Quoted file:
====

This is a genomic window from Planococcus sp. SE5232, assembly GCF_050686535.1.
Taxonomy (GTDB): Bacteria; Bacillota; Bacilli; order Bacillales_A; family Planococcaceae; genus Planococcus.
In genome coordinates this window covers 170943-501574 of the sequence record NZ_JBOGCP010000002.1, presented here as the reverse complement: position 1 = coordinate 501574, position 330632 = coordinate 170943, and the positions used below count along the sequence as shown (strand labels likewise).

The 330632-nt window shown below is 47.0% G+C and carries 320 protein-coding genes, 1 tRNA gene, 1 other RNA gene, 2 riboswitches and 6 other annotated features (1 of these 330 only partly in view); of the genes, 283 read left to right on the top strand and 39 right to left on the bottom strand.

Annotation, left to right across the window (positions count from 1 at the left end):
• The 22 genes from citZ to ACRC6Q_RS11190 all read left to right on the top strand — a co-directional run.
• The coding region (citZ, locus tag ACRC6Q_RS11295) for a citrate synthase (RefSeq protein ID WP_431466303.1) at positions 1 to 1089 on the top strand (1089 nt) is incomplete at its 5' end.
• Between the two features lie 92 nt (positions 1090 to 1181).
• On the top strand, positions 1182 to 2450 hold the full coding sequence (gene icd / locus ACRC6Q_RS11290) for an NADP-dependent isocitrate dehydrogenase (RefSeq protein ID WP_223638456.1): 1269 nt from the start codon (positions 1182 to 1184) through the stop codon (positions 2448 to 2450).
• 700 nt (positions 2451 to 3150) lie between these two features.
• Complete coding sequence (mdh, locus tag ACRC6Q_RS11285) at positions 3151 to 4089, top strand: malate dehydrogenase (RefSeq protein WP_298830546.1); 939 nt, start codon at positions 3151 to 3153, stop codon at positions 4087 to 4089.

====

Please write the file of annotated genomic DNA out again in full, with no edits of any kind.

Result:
This is a genomic window from Planococcus sp. SE5232, assembly GCF_050686535.1.
Taxonomy (GTDB): Bacteria; Bacillota; Bacilli; order Bacillales_A; family Planococcaceae; genus Planococcus.
In genome coordinates this window covers 170943-501574 of the sequence record NZ_JBOGCP010000002.1, presented here as the reverse complement: position 1 = coordinate 501574, position 330632 = coordinate 170943, and the positions used below count along the sequence as shown (strand labels likewise).

The 330632-nt window shown below is 47.0% G+C and carries 320 protein-coding genes, 1 tRNA gene, 1 other RNA gene, 2 riboswitches and 6 other annotated features (1 of these 330 only partly in view); of the genes, 283 read left to right on the top strand and 39 right to left on the bottom strand.

Annotation, left to right across the window (positions count from 1 at the left end):
• The 22 genes from citZ to ACRC6Q_RS11190 all read left to right on the top strand — a co-directional run.
• The coding region (citZ, locus tag ACRC6Q_RS11295) for a citrate synthase (RefSeq protein ID WP_431466303.1) at positions 1 to 1089 on the top strand (1089 nt) is incomplete at its 5' end.
• Between the two features lie 92 nt (positions 1090 to 1181).
• On the top strand, positions 1182 to 2450 hold the full coding sequence (gene icd / locus ACRC6Q_RS11290) for an NADP-dependent isocitrate dehydrogenase (RefSeq protein ID WP_223638456.1): 1269 nt from the start codon (positions 1182 to 1184) through the stop codon (positions 2448 to 2450).
• 700 nt (positions 2451 to 3150) lie between these two features.
• Complete coding sequence (mdh, locus tag ACRC6Q_RS11285) at positions 3151 to 4089, top strand: malate dehydrogenase (RefSeq protein WP_298830546.1); 939 nt, start codon at positions 3151 to 3153, stop codon at positions 4087 to 4089.